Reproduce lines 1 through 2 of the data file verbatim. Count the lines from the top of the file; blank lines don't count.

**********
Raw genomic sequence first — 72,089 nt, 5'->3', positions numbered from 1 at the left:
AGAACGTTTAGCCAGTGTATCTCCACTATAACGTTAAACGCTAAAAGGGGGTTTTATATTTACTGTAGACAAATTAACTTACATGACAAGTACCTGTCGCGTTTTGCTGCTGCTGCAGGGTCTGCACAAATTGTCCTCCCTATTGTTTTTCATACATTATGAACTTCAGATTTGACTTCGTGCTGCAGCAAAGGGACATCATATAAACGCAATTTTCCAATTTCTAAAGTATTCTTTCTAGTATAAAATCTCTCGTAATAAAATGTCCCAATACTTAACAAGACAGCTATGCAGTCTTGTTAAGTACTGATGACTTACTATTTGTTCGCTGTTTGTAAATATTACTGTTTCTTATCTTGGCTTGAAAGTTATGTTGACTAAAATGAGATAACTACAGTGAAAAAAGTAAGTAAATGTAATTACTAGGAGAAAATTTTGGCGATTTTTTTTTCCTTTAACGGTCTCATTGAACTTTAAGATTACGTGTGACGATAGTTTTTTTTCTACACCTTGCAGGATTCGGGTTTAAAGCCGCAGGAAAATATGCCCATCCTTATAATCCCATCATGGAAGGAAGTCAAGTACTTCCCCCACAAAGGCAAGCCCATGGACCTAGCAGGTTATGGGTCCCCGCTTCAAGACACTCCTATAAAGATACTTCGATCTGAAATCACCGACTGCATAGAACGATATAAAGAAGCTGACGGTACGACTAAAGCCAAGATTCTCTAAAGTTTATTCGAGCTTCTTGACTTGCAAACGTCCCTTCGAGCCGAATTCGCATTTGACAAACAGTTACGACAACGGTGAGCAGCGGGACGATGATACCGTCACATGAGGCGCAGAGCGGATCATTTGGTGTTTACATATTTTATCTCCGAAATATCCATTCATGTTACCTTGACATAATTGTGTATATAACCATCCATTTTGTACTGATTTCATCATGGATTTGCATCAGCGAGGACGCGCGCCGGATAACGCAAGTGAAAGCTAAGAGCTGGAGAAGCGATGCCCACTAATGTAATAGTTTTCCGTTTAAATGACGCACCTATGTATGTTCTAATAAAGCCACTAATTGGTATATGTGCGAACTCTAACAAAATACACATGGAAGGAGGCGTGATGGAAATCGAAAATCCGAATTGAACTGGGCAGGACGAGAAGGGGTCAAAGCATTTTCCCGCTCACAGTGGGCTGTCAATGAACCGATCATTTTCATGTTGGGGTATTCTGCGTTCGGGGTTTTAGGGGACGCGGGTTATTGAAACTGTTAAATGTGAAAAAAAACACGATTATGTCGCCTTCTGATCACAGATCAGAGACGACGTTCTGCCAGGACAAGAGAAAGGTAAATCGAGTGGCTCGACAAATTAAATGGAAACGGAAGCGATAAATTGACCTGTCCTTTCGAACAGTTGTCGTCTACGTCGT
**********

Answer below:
Raw genomic sequence first — 72,089 nt, 5'->3', positions numbered from 1 at the left:
AGAACGTTTAGCCAGTGTATCTCCACTATAACGTTAAACGCTAAAAGGGGGTTTTATATTTACTGTAGACAAATTAACTTACATGACAAGTACCTGTCGCGTTTTGCTGCTGCTGCAGGGTCTGCACAAATTGTCCTCCCTATTGTTTTTCATACATTATGAACTTCAGATTTGACTTCGTGCTGCAGCAAAGGGACATCATATAAACGCAATTTTCCAATTTCTAAAGTATTCTTTCTAGTATAAAATCTCTCGTAATAAAATGTCCCAATACTTAACAAGACAGCTATGCAGTCTTGTTAAGTACTGATGACTTACTATTTGTTCGCTGTTTGTAAATATTACTGTTTCTTATCTTGGCTTGAAAGTTATGTTGACTAAAATGAGATAACTACAGTGAAAAAAGTAAGTAAATGTAATTACTAGGAGAAAATTTTGGCGATTTTTTTTTCCTTTAACGGTCTCATTGAACTTTAAGATTACGTGTGACGATAGTTTTTTTTCTACACCTTGCAGGATTCGGGTTTAAAGCCGCAGGAAAATATGCCCATCCTTATAATCCCATCATGGAAGGAAGTCAAGTACTTCCCCCACAAAGGCAAGCCCATGGACCTAGCAGGTTATGGGTCCCCGCTTCAAGACACTCCTATAAAGATACTTCGATCTGAAATCACCGACTGCATAGAACGATATAAAGAAGCTGACGGTACGACTAAAGCCAAGATTCTCTAAAGTTTATTCGAGCTTCTTGACTTGCAAACGTCCCTTCGAGCCGAATTCGCATTTGACAAACAGTTACGACAACGGTGAGCAGCGGGACGATGATACCGTCACATGAGGCGCAGAGCGGATCATTTGGTGTTTACATATTTTATCTCCGAAATATCCATTCATGTTACCTTGACATAATTGTGTATATAACCATCCATTTTGTACTGATTTCATCATGGATTTGCATCAGCGAGGACGCGCGCCGGATAACGCAAGTGAAAGCTAAGAGCTGGAGAAGCGATGCCCACTAATGTAATAGTTTTCCGTTTAAATGACGCACCTATGTATGTTCTAATAAAGCCACTAATTGGTATATGTGCGAACTCTAACAAAATACACATGGAAGGAGGCGTGATGGAAATCGAAAATCCGAATTGAACTGGGCAGGACGAGAAGGGGTCAAAGCATTTTCCCGCTCACAGTGGGCTGTCAATGAACCGATCATTTTCATGTTGGGGTATTCTGCGTTCGGGGTTTTAGGGGACGCGGGTTATTGAAACTGTTAAATGTGAAAAAAAACACGATTATGTCGCCTTCTGATCACAGATCAGAGACGACGTTCTGCCAGGACAAGAGAAAGGTAAATCGAGTGGCTCGACAAATTAAATGGAAACGGAAGCGATAAATTGACCTGTCCTTTCGAACAGTTGTCGTCTACGTCGT